Zeller scored nine points on 2-9 shooting with four turnovers. He also fouled out of the game. Watford only played 18 minutes because of early foul trouble, and thus only attempted five shots. FIVE. The senior scored eight points and grabbed two rebounds. Six of his eight points came in the final 60 seconds on a couple of desperate three-point shots when Indiana was attempting a rally.
If you are the kind of person that enjoys Big Ten basketball, then you know what it means to be a four-year starter in the conference. That player, athlete, gentleman is expected to lead. Ahem, Draymond Green.
Robbie Hummel. John Shurna. Jordan Taylor.
Those are just a handful of names from the past 5+ years.
No need to remind me about the Kentucky shot Watford drilled last year in an upset victory at Assembly Hall. Or the monster threes he hit last week against Michigan State. I know of all the big shots Watford has made in his time as a Hoosier. But against the Gophers, Watford was nowhere to be seen.
I’ll side with Dan Dakich in this argument. Indiana is clearly the best team in the country when Christian Watford comes to play. He didn’t come to play at The Barn. Mbakwe led his Golden boys to victory.
—Email me at firstname.lastname@example.org.
Nearing the end of January, Indiana players knew they had a tough stretch ahead of them. Three games in one week - two at home against ranked foes and a road contest at arch rival Purdue in between - would certainly determine where the Hoosiers might sit in the Big Ten standings 14 days later.
Those two weeks would be after a 72-49 rout of Penn State at home on January 23 and before a road matchup at Illinois this coming Thursday.
#7 Indiana 75, #13 Michigan State 70.
#3 Indiana 97, Purdue 60.
#3 Indiana 81, #1 Michigan 73.
Tom Crean coached his Hoosiers to three wins in three opportunities during that week, or those 14 days, and the cream and crimson slid into the top seed in the Big Ten. Indiana was also voted No. 1 in both the Associated Press and ESPN/USA Today college basketball polls on Monday, February 4.
It is the first time Indiana has been No. 1 in either poll since being upset by Butler on December 15 at Bankers Life Fieldhouse in Indianapolis.
The Hoosiers did it by playing solid basketball against an annually well-coached Michigan State team under the guidance of Tom Izzo. With help from the home crowd and a 21-point, seven-rebound, six-steal outing from Victor Oladipo, Indiana held on to beat the Spartans 75-70.
That victory - and losses by others ahead of them in the rankings - moved Indiana up to No. 3 in both polls on Monday, January 28. They took momentum into a raucous Mackey Arena for a showdown with the Boilermakers midweek with the game of the week versus Michigan in the back of their minds.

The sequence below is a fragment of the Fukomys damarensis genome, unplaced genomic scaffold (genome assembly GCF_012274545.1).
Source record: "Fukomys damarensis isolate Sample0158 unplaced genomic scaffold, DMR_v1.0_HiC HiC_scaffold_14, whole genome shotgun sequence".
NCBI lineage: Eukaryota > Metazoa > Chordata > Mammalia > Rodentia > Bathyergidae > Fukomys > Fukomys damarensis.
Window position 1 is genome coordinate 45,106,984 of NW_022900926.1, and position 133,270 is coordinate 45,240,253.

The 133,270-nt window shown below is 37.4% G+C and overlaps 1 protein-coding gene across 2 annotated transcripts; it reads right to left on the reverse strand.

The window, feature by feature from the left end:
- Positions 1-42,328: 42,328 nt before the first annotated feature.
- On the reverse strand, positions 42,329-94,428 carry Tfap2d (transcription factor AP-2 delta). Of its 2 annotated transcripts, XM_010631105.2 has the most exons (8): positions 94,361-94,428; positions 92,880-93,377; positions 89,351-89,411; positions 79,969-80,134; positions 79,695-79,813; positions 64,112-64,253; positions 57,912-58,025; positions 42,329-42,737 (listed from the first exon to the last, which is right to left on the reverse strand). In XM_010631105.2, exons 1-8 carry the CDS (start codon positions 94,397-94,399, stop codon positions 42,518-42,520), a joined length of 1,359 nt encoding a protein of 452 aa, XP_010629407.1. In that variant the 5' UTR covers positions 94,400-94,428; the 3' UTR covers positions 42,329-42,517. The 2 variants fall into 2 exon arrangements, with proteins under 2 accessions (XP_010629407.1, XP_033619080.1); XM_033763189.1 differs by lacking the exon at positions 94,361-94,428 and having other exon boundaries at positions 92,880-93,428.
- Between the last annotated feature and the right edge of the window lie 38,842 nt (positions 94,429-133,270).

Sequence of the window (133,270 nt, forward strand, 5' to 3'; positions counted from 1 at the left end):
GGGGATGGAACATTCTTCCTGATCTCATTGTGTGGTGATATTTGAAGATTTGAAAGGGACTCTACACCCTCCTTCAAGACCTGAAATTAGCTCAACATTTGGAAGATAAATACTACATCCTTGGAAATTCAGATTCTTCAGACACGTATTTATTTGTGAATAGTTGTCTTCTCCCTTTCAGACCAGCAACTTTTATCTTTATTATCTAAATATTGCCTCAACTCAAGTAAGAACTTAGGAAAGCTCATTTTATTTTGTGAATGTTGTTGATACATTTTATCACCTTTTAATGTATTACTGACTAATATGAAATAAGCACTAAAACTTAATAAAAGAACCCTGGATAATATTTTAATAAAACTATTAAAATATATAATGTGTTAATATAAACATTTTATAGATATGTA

Purdue was able to keep the game within reach for the first few minutes. The black and gold trailed 18-17 about midway through the first half before a 9-0 run by Indiana put the Boilers in a double-digit hole. Another quick run of 13-0 from the Hoosiers was simply too much to handle for Purdue as they trailed 47-27 at the break.
Halftime did not alter the momentum, hence Indiana dropped 50 more points against Matt Painter’s crew en route - literally - to an enormous victory. The 97-60 blowout was the largest margin of victory by any team on Purdue’s home floor.
Then the real hype began. A Saturday night showdown featuring then-No. 1 Michigan facing then-No. 3 Indiana. ESPN’s “College GameDay” airing their production from Assembly Hall in front of 5,000 fans. A sellout for the Top-5 matchup on Branch McCracken Court. A second consecutive time in as many trips that a No. 1 left Bloomington having been defeated by the Hoosiers.
Indiana was able to jump out to an early 20-7 lead over the Wolverines by creating offense from their defense. IU pushed the lead to 15 while the first half began to get away from Michigan. Trey Burke had other ideas in mind. The blue and maize cut the lead to seven with seconds remaining before Burke nailed a three over Indiana’s Will Sheehey to cut Indiana’s margin to four, 36-32, at halftime.
John Beilein coached his Wolverines into a tie ballgame at 40 apiece early in the second half. Michigan stayed with Indiana for most of the second half. Trailing 57-55, Victor Oladipo broke down Michigan’s defense for a drive to the basket. Defenders watched as the ball bounced off the rim and Cody Zeller was there for the put-back slam.
On Indiana’s next possession, it was deja vu. An Oladipo drive-and-miss followed by a Zeller rebound slam. Indiana led 61-55 and had regained its first half confidence.
It seemed as though Indiana had an answer for every Michigan run, and then Michigan had no answer for a late 7-2 Indiana run that sealed the victory for the Hoosiers. Indiana led 71-62 with just under two minutes to play and they hit all 10 of their free throws down the stretch for an 81-73 win.
The Hoosier faithful of 17,472 never sat down for 40 minutes.
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Wisconsin did what Wisconsin does.
Since becoming head coach of the Wisconsin Badgers men’s basketball team in 2001, Bo Ryan has instilled a stingy defensive attack into his players’ minds. Thus the reason his teams have never had a losing record in Big Ten Conference play.
There is also good reason the Badgers entered a raucous Assembly Hall in Bloomington, Indiana on Tuesday night and came out with a 64-59 victory over the No. 2-ranked Indiana Hoosiers.